`There is still much to be achieved through processes of change and through increasing efficiency. We will continue our restructuring in 1998, and will maintain a high investment level in order to improve our systems and to strengthen our customer-related activities. We will be working with new generations of improvement programmes in both life and non-life activities, while at the same time focusing our resources even more sharply on new market areas where Storebrand wants to have a stronger position. In 1998, Storebrand`s investment level will be the highest it has been for many years`, says Korsvold.
Premium income for own account at Storebrand Livsforsikring (the life company) amounted to NOK 7,287 million, up NOK 1,351 million (23 per cent) from 1996. Storebrand has strengthened its position on the life and pension insurance market. Measured in terms of total premium written (including reserves transferred to the company) the market share rose from 26.6 per cent in 1996 to 28.9 per cent in 1997. The growth in premium was particularly sharp in individual life and pension insurance. In this line, premium income rose almost 60 per cent, from NOK 1,818 million in 1996 to NOK 2,868 million in 1997. Storebrand registered a satisfactory premium development in the corporate market as well. The unit linked product Storebrand Link was introduced in the third quarter of 1997 and sales have developed well in comparison with the original forecasts.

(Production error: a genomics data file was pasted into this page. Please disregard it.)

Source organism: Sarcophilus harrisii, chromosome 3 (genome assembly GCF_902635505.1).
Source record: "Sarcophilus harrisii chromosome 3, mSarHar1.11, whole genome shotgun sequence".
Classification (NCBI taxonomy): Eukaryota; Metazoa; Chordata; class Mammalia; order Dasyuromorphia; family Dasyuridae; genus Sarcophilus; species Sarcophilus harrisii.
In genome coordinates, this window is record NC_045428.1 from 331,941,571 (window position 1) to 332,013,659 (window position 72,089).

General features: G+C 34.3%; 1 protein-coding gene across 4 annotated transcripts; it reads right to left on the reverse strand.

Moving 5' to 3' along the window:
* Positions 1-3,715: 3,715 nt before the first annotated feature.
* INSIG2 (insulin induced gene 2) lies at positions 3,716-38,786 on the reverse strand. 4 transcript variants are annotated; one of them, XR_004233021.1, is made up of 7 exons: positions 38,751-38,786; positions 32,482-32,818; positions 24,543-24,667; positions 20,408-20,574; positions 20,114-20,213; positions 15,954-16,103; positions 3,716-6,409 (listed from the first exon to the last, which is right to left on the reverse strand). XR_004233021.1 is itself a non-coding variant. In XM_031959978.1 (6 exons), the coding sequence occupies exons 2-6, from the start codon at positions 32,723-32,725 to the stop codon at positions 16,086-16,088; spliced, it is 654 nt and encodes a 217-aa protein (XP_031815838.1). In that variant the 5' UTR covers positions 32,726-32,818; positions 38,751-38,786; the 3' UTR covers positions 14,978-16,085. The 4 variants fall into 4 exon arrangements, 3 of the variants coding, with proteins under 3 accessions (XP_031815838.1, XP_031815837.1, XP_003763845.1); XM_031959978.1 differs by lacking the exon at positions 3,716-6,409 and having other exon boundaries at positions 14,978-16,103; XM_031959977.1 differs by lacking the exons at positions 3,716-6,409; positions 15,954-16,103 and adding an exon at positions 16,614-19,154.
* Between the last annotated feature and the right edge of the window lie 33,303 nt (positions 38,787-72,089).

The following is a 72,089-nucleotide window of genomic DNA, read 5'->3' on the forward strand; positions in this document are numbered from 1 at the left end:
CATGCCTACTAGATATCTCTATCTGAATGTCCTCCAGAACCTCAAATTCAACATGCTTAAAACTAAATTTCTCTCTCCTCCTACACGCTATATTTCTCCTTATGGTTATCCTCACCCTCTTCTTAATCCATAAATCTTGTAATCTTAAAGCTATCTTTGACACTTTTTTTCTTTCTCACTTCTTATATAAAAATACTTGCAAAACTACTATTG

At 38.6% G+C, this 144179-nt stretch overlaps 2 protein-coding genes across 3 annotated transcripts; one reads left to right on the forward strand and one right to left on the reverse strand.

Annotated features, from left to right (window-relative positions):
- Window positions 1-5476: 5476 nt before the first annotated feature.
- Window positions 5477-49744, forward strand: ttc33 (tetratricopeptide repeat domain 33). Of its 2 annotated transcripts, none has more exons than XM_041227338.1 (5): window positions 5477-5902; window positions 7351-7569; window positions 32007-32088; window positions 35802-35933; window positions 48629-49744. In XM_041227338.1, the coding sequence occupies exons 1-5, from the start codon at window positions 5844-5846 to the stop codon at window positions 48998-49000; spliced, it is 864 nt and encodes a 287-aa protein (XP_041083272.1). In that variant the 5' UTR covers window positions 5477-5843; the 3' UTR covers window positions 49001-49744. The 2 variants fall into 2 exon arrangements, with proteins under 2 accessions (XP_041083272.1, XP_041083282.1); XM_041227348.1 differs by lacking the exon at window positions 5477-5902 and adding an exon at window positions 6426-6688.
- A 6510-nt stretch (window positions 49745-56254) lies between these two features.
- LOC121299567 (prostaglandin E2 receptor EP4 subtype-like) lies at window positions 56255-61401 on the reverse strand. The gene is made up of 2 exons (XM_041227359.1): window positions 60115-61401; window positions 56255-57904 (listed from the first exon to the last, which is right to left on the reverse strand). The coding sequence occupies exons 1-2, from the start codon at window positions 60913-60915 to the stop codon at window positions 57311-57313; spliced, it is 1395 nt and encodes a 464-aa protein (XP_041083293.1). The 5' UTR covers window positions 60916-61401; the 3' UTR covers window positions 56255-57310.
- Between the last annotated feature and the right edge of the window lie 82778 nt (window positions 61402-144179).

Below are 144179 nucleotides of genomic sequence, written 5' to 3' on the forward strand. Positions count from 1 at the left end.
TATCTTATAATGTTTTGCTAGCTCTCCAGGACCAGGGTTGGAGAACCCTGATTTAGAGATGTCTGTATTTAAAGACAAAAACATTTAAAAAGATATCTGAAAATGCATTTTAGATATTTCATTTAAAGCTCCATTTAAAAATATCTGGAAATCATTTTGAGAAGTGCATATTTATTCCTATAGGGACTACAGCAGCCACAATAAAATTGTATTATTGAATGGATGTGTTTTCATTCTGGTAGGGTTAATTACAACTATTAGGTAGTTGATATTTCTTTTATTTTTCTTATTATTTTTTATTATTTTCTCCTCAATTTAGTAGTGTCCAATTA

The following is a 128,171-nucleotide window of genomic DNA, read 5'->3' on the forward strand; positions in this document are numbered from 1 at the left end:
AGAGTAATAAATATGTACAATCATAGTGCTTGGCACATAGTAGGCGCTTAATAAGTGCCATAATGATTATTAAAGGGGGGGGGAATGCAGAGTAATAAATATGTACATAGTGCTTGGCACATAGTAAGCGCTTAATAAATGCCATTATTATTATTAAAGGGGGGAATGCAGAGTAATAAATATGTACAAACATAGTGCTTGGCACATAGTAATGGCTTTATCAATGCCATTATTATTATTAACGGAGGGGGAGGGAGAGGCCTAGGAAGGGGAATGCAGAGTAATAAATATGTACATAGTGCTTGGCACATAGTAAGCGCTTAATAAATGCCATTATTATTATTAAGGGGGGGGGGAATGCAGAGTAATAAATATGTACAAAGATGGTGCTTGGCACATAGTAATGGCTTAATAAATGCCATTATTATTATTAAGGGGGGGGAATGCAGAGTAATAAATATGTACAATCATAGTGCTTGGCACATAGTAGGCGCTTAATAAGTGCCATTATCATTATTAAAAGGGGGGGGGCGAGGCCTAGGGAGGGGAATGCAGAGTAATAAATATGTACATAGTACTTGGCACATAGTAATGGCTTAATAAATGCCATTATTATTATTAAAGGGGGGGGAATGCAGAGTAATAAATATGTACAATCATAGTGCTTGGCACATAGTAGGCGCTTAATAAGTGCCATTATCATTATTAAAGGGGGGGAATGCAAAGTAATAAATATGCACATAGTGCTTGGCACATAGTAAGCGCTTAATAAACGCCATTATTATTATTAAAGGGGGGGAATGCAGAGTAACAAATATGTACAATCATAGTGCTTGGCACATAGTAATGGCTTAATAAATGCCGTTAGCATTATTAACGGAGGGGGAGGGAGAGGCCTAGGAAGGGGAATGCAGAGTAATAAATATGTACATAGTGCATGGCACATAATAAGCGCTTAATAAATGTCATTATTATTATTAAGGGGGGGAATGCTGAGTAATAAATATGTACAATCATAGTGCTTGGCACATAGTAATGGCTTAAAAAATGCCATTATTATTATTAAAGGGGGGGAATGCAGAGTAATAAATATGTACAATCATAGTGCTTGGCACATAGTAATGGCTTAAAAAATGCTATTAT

87 per cent of the life company`s operating profit of NOK 4,359 million, or an amount of NOK 3,797 million was transferred to the policyholders. Of this, NOK 1,000 million has been transferred conditionally as an additional allocation to the insurance fund. The insurance customers` share is NOK 931 million higher than in 1996. NOK 562 million of the operating profit is allocated to the owners, compared to NOK 568 million in 1996. The owner`s share of the profit in 1997 was charged with a refinancing cost relating to a subordinated loan in the amount of NOK 96 million. The value-adjusted operating profit, which includes changes in unrealised gains, was NOK 5.471 million, which is NOK 328 million higher in 1997 than in 1996.